Review: Drug-fueled 'Savages' is adrenaline rush
Oliver Stone offers ultra violent take on Winslow novel
"Savages" has all the components of a great movie: a story written by Don Winslow, one of the top crime novelists of the 21st century, the filmmaking finesse of three-time Oscar winner Oliver Stone, and a cast of actors who range from big-name stars (Salma Hayek, Benicio Del Toro) who have been around the block to up-and-comers who are, right now, the toast of Hollywood (Blake Lively, Taylor Kitsch, Aaron Johnson). Plus, the story is a virtual cornucopia of rich characters that translate as well on film as they do on the page.
California girl O (she says her parents named her for Ophelia, Shakespeare's tragic heroine in "Hamlet") tells most of the story in voiceover. And while sometimes frequent narration to move along a movie's plot can weigh a film down, Stone knows just how to handle it. Besides, she hooks us from the get go: "Just 'cause I'm telling you this story doesn't mean that I'm alive at the end of it," says O (played by Lively). You're sure to stick to this story, hanging on to every minute of its almost two hour running time.
O shares her life and a house with two men. The house, which is more of a modern mansion, is a Laguna Beach, Calif., expanse set on the side of a hill, just steps away from the beach. In addition to O, the privileged who live there are Ben (Aaron Johnson) and Chon (Taylor Kitsch). The two best friends (since college, O tells us) have made millions in marijuana. But the business partners couldn't be more polar opposites when it comes to their philosophies. Ben is a peaceful Buddhist who wants to use the money he's made to save the world. Chon compares Ben's trips to Africa to similar efforts begun by a well-known music star. "You've gone all Bono on us," he says.
Chon (whose real name is John, but Chon sounds more like someone in the pot biz) is an ex-Navy Seal with inner and outer scars still fresh from his tours of duty. He believes that violence is a surefire way to solve things. "You let people think you're weak, sooner or later you're going to have to kill them." He went to Afghanistan, however, to find the best marijuana seeds for growing, when the college pals were budding entrepreneurs. Perhaps he wanted to serve his country, but that wasn't his motivation for going.
The two, however, do share one philosophy -- they both share O equally in every way, which is one of the things that will eventually get them into hot water. While she's their Achilles heel, their pot business is their heart and soul. Business is booming, and it's not just under a grow light on a patio; their marijuana is cultivated in high-tech labs with distributors selling the stuff like Amway agents. The Mexican Baja Cartel has taken notice, too, and wants a cut of the action. They aren't the types to take no for an answer either. Soon the trio's idyllic life will come crashing in around them as the head of the cartel, Elena (Hayek), and her henchmen (Del Toro) come calling. Even the boys' Drug Enforcement Agency pal, Dennis (John Travolta) can't get them out of the impending grips of "The Queen," La Reina.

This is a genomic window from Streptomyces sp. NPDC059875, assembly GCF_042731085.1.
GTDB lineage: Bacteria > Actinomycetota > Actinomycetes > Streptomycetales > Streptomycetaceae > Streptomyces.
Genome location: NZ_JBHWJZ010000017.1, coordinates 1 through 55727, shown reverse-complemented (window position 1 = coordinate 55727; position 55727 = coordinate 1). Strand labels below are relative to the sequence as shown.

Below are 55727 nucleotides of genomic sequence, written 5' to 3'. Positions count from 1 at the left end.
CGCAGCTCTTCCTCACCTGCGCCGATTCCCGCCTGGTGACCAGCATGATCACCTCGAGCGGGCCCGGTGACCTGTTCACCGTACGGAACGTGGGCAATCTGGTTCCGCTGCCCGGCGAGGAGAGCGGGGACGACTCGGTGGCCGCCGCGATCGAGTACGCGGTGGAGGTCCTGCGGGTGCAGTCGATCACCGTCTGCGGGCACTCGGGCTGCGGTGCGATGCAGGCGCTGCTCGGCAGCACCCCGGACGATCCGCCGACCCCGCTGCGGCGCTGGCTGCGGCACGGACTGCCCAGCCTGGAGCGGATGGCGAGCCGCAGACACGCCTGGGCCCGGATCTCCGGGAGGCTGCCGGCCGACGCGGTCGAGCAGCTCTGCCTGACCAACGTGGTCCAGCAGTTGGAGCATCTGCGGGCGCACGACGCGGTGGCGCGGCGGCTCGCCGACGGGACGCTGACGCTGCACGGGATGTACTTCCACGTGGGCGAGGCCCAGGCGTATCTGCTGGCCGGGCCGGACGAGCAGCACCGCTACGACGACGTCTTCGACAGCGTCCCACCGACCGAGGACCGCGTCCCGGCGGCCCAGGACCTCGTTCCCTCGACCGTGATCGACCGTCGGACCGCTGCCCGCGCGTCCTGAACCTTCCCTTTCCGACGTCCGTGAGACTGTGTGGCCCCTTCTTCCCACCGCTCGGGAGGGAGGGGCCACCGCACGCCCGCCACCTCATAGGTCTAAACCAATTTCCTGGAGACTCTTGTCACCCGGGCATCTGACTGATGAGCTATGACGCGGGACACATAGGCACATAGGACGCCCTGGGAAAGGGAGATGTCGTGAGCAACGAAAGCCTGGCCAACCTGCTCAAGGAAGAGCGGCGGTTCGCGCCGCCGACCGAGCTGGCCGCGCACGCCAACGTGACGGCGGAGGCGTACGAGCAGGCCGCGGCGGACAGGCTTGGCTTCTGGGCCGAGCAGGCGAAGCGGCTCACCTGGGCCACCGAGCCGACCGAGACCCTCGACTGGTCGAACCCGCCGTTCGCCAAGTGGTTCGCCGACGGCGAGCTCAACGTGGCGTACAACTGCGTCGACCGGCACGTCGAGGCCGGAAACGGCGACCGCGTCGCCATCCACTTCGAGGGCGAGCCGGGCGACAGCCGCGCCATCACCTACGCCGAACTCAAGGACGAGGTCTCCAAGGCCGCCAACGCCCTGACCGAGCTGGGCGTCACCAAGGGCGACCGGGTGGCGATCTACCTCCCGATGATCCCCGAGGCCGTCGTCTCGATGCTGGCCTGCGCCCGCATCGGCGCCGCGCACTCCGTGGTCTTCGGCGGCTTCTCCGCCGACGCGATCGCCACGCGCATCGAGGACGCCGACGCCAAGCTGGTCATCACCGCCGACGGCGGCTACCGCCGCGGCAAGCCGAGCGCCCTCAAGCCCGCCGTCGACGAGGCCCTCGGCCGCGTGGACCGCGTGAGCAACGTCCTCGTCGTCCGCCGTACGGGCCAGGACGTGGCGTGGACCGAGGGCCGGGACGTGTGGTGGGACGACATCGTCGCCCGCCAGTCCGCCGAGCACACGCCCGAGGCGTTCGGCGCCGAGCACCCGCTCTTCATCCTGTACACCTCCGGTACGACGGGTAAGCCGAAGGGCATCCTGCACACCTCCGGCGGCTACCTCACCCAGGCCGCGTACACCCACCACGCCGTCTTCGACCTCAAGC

With the current strife in Mexico making news daily, border battles and the overall North American drug war, the plot seems ripped from the headlines. Winslow knows this turf from doing intensive research for his book like interviewing drug runners, scouring DEA files and soaking up the atmosphere.
While the film's story is so incredibly rich, having Stone's vision through the lens makes it even more satisfying. Like Stone's mega hyper "Natural Born Killers," "Savages" has the same tempo. The laid-back lives of Laguna Beach stoners is juxtaposed with the sadistic life of a multi-million dollar illegal business, and Stone injects a constant adrenaline rush that pulsates through the film.
Stone knows how to get the best out of a cast. Think about "Wall Street," "W," "Born on the Fourth of July" and the aforementioned "Killers." While there's plenty of plot, what you remember most are the characters.
Here he has Lively amping up her lonely girl performance we saw in 2010's "The Town." In fact, put them in the same room and O could be the sister of Krista, her character in that movie. But for "Savages," Lively has a bigger job as narrator, the tour guide of the movie, so to speak. Her performance isn't A-list, but she she's no slouch either. She's up against some serious powerhouses. Hayek is Oscar worthy in her role as the evil Elena, and the sadistic character Del Toro conjures is frighteningly convincing. Travolta's performance as weasly DEA agent livens up the action (although each time he's on screen, it's difficult not to have your mind wander to the latest rumors plaguing the movie star).
Kitsch as Chon and Johnson as Ben basically move the plot along, but their low-key characters get lost in all of the frenetic action. Perhaps it is way the characters are written, rather than their portrayals. Still, you find yourself sympathizing with their plot. It seems so strange to hope that one set of bad guys (although they are the kind, gentler ones) will take down another set of bad guys. Call it the Modern Western, I guess.
For many, Stone's ultra violent take may be too much to handle. He doesn't try to hide the savagery of what lies beneath drugs and money and his take-no-prisoners look is what makes "Savages" so gripping.
If you want a thrill ride that's bad to the bone, "Savages" is the ticket.
Distributed by Internet Broadcasting. This material may not be published, broadcast, rewritten or redistributed.